Library wins grant to catalogue C.P. Scott letters from Guardian Archive
C.P. Scott. Image reproduced courtesy of Guardian News and Media Ltd.
The University of Manchester Library has been awarded a £40,000 grant for a new cataloguing project titled ‘What the Papers Say: The Editorial Correspondence of C.P. Scott in the Guardian Archive’.
The Guardian Archive is one of the largest and most significant collections held by The University of Manchester Library. At the heart of the archive is the correspondence of Charles Prestwich (C.P.) Scott, who edited the newspaper from 1872 to 1929. He is perhaps the most significant figure in the newspaper’s history, responsible for transforming the Guardian from a provincial journal into a newspaper of national and international standing.
The project, which is being funded by the National Cataloguing Grants Programme for Archives, aims to produce a detailed catalogue of Scott’s Editorial Correspondence. This comprises around 13,000 letters exchanged with 1,300 individuals including leading statesmen and politicians such as Herbert Asquith, David Lloyd George, Winston Churchill and Ramsay MacDonald.
Scott was an influential figure in Liberal circles, through a consistent left-of-centre stance in his editorship of the Guardian as well as holding the post of president of the Manchester Liberal Foundation and serving as a Liberal MP for 11 years. His interest in causes such as British policy in South Africa, women’s suffrage, Irish nationalism and the establishment of a Jewish homeland is illuminated in correspondence with figures like suffragette Emmeline Pankhurst, Irish nationalist Sir Roger Casement, and Zionist Chaim Weizmann. Significant literary figures also feature, among them George Bernard Shaw and Arthur Ransome (the newspaper’s Russian correspondent for a time).
Alan Rusbridger, former editor of the Guardian, wrote in his letter of support for the project: “The importance of the Manchester material cannot be exaggerated… The resonances with contemporary issues, such as anti-Semitism, the financial crisis and militarism, are astonishing…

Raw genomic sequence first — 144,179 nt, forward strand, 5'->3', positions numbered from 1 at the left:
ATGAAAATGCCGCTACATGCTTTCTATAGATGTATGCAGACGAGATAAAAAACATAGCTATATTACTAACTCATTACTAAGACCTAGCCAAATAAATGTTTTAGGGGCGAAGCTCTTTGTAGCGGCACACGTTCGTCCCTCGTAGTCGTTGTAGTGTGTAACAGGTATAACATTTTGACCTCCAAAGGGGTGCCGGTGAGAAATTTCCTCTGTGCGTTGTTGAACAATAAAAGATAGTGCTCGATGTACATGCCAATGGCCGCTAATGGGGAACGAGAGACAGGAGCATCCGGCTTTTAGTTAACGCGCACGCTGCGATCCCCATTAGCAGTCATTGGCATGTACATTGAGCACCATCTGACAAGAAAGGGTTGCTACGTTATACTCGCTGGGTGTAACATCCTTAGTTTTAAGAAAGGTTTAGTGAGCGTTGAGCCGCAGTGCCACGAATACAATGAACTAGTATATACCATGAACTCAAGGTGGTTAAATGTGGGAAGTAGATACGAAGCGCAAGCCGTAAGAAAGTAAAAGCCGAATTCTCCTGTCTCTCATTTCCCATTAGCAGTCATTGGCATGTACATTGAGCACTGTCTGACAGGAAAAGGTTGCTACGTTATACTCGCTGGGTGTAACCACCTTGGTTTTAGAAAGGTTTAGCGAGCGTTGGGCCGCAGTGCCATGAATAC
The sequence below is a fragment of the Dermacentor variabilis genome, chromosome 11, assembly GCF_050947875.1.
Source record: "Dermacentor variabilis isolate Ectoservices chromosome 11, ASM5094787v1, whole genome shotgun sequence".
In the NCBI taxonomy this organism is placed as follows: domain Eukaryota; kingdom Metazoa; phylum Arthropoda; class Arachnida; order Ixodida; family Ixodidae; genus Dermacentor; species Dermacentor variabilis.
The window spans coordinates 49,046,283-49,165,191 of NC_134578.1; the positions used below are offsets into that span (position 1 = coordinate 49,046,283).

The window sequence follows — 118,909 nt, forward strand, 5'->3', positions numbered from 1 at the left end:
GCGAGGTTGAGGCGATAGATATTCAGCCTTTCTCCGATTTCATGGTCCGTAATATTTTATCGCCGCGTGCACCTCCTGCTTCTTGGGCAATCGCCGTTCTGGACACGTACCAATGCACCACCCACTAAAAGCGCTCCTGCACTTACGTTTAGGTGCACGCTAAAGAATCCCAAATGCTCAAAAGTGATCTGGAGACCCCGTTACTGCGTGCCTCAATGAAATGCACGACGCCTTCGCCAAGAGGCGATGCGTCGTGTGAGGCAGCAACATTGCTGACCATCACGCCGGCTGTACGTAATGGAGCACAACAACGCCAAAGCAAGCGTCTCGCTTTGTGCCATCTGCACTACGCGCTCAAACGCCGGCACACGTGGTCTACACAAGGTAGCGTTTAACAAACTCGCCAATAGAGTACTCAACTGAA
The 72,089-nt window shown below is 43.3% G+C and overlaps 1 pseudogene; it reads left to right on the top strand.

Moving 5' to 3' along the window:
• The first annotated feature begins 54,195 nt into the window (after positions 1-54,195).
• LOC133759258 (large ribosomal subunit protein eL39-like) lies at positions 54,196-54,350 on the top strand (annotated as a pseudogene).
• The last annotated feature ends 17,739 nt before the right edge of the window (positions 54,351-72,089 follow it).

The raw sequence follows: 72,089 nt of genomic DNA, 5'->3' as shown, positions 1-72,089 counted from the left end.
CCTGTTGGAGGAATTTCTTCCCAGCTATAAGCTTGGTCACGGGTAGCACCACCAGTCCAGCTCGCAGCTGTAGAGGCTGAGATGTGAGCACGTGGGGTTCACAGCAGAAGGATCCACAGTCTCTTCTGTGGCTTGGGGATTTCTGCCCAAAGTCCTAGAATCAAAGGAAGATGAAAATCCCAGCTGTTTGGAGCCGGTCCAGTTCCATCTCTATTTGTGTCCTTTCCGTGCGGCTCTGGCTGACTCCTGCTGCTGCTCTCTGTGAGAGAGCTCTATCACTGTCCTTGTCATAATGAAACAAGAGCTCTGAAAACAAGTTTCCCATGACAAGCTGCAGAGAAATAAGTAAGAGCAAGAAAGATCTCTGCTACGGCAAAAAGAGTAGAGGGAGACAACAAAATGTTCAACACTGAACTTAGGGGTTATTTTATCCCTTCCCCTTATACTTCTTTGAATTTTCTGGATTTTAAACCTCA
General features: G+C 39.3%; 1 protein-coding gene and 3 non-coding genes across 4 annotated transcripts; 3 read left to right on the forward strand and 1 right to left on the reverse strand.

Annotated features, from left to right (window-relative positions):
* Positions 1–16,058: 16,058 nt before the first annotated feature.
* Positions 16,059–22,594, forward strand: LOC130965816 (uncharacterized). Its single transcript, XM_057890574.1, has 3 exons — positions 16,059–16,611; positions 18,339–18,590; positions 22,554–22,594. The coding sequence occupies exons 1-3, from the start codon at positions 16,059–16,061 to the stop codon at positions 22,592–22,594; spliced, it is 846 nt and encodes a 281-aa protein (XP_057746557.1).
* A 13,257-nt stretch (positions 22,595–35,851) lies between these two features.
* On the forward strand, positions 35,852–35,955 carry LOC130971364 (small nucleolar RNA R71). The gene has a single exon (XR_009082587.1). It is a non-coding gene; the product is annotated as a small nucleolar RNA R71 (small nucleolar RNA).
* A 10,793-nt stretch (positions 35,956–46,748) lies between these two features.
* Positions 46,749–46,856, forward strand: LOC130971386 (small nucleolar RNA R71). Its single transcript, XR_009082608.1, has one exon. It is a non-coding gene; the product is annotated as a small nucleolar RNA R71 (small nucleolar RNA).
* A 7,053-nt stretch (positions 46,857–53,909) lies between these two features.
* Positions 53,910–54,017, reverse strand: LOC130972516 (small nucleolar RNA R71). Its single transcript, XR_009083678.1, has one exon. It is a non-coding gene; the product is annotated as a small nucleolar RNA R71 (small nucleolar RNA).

"It is therefore essential that Scott’s vast editorial correspondence is fully catalogued and made available online, in order to unleash its remarkable potential.”
Fran Baker, who curates the archive, said: “Our Guardian Archive is one of the most heavily used archives within our Special Collections. Having a proper catalogue for this collection will really transform the service we offer to students, researchers and the general public, as well as opening the archive up for a wealth of new uses.
"We feel that the Editorial Correspondence of C.P. Scott is truly deserving of this grant, and are excited to get started!”
This is the second award the Library has won to enhance the catalogue for the Guardian Archive this year, following success in winning the 2015 Business Archive Council’s cataloguing grant for ‘Behind the headlines: documenting the people in the Guardian Archive’ back in August.
The archive is of huge significance for Manchester. Founded two years after the momentous Peterloo Massacre, the Guardian has a key place in the city’s rich history of radicalism, protest, and campaigns for social and political reform.
The Guardian Archive was donated to The University of Manchester Library in 1971 and is housed in The John Rylands Library. It dates from the newspaper’s establishment in 1821 to the early 1970s and also includes material relating to the Guardian’s sister newspaper, the Manchester Evening News.
Updated: Wed, Sep 27, 2017